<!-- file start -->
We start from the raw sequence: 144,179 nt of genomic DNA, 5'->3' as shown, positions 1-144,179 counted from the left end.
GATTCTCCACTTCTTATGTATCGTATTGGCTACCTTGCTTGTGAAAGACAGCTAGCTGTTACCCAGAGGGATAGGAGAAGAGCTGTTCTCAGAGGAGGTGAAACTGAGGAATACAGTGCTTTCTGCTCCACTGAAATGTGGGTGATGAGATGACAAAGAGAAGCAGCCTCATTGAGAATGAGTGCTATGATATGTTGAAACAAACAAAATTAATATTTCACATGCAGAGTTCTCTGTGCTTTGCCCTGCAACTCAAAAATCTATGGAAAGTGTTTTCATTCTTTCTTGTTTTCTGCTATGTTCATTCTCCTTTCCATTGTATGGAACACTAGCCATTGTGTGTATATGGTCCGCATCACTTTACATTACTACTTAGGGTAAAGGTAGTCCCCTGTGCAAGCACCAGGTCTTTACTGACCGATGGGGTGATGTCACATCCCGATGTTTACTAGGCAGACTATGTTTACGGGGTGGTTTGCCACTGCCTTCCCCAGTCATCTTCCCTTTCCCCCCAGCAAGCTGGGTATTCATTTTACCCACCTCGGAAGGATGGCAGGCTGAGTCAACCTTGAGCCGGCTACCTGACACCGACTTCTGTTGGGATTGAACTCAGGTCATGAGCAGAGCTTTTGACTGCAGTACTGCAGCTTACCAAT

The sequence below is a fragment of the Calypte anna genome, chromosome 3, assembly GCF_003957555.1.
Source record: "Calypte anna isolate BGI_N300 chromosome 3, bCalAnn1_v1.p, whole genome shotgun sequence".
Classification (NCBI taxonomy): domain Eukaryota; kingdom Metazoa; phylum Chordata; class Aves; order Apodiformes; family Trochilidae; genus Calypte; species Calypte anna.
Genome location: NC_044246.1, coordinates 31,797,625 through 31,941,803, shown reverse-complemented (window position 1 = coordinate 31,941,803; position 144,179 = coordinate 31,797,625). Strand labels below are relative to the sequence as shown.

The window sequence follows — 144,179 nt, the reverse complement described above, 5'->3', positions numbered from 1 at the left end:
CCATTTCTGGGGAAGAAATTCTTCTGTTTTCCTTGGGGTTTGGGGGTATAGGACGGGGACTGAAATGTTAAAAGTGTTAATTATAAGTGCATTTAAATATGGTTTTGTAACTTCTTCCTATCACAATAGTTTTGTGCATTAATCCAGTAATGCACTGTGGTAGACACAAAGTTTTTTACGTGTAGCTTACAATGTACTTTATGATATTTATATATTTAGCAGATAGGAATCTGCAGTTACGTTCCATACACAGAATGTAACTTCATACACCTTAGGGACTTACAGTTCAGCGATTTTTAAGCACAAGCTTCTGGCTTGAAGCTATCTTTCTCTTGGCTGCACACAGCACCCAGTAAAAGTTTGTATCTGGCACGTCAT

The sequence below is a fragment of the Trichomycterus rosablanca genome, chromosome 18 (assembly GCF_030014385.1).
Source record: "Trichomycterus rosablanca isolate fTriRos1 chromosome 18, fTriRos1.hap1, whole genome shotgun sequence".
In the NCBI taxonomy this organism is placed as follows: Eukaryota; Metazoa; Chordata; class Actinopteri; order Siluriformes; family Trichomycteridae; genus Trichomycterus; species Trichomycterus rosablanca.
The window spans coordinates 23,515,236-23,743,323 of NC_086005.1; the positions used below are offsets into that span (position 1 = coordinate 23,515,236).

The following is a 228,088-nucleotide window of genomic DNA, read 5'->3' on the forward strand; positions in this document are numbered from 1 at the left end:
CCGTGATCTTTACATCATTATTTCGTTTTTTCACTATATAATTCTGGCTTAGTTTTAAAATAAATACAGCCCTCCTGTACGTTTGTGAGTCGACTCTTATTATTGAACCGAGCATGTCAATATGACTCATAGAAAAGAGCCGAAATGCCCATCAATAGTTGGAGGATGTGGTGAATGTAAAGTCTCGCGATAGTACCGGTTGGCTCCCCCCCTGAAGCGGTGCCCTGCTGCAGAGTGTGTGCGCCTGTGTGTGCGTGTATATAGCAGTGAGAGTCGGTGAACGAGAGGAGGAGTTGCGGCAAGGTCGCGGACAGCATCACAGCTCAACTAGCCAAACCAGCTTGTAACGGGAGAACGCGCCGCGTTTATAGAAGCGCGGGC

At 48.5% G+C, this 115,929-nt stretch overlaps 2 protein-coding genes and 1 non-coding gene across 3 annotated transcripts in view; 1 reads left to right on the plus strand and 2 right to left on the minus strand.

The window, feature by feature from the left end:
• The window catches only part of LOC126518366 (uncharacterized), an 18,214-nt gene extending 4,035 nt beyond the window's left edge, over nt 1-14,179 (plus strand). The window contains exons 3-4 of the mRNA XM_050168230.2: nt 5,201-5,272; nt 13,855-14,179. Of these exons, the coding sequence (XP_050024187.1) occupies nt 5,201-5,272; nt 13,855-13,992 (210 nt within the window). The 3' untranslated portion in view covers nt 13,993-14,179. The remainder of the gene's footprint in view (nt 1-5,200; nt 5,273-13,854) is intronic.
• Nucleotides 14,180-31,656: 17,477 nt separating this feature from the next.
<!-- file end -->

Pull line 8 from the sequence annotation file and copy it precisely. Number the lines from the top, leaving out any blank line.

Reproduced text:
CCATTTCTGGGGAAGAAATTCTTCTGTTTTCCTTGGGGTTTGGGGGTATAGGACGGGGACTGAAATGTTAAAAGTGTTAATTATAAGTGCATTTAAATATGGTTTTGTAACTTCTTCCTATCACAATAGTTTTGTGCATTAATCCAGTAATGCACTGTGGTAGACACAAAGTTTTTTACGTGTAGCTTACAATGTACTTTATGATATTTATATATTTAGCAGATAGGAATCTGCAGTTACGTTCCATACACAGAATGTAACTTCATACACCTTAGGGACTTACAGTTCAGCGATTTTTAAGCACAAGCTTCTGGCTTGAAGCTATCTTTCTCTTGGCTGCACACAGCACCCAGTAAAAGTTTGTATCTGGCACGTCAT